The security of certain smartwatches aimed at children is shaky at best.
Last Friday (17 November), the German Federal Network Agency (Bundesnetzagentur) announced the ban on children’s smartwatches that have one-way monitoring functions, according to Deutsche Welle.
The German agency described the particular models of smartwatches as “spying devices”, and urged parents who have bought such devices for their children to destroy them.
Pen Test Partners, a security services provider, said: “We’re really pleased to see that although there are no specific IoT laws yet in place, current legislation can be applied effectively when needed to ban insecure [sic] IoT products.”
Jochen Homann, president of the Federal Network Agency, said: “Via an app, parents can use such children’s watches to listen unnoticed to the child’s environment, and they are to be regarded as an unauthorised transmitting system.”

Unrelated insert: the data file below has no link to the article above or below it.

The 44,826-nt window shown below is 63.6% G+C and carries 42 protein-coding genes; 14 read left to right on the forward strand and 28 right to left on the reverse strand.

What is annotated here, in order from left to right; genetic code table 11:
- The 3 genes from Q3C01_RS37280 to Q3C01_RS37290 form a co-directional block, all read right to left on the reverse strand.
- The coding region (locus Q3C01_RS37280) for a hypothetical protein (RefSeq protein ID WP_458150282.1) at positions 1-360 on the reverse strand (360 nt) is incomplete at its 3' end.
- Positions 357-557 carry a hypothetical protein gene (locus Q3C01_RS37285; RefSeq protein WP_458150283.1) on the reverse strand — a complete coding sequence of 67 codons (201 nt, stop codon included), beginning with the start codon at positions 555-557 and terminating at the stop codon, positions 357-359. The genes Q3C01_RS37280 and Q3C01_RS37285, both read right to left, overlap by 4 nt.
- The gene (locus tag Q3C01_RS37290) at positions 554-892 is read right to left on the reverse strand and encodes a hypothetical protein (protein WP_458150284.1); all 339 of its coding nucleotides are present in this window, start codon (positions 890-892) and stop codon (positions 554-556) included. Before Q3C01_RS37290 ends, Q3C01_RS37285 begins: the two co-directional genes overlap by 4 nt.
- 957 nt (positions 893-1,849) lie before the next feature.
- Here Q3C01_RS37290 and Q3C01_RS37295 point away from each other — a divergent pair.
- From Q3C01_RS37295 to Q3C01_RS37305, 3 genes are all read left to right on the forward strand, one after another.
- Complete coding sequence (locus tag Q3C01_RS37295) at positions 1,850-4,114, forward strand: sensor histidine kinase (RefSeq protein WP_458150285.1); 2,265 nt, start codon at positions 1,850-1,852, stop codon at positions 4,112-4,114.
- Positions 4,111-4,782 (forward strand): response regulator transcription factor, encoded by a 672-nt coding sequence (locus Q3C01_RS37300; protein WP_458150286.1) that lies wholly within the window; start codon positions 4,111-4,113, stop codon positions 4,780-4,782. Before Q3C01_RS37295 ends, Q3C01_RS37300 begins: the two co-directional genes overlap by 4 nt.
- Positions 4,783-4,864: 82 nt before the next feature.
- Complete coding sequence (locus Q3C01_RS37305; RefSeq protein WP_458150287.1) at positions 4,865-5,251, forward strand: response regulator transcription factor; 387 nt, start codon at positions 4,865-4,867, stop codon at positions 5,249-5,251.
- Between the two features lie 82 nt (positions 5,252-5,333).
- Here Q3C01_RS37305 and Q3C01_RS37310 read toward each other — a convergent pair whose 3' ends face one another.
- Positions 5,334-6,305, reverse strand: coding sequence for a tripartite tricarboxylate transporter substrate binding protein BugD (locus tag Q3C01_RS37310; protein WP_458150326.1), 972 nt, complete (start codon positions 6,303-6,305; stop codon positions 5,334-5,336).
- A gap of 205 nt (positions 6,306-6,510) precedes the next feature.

According to research carried out by the agency, parents were apparently using the watches to listen in on teachers in the classroom. The agency also asked that teachers pay closer attention to students wearing and using such watches in school.
Most of the watches are geared towards children aged between five and 12, and the devices are equipped with a SIM card and a limited telephony function, which is controlled with an app.
Making children vulnerable
In October, the Norwegian Consumer Council reported that some children’s smartwatch brands had flaws, such as transmitting and storing data without encryption.
The Norwegian report was carried out on behalf of the European Consumer Organisation (BEUC). The BEUC director general, Monique Goyens, said: “Parents buy them to protect their children. However, they are probably unaware that instead of protecting them, they are making their children more vulnerable.
“The EU urgently needs to regulate mandatory security standards for connected products. Producers should immediately fix these flaws or they should find their products withdrawn from the market.”
The report found that strangers could ostensibly track watch-wearers as they moved, or alter the appearance of a child’s location to give false coordinates.
Since the Norwegian investigation, both Gator and GPS For Kids said they had resolved the security issues, but this German ban is once again calling the safety of these devices into question.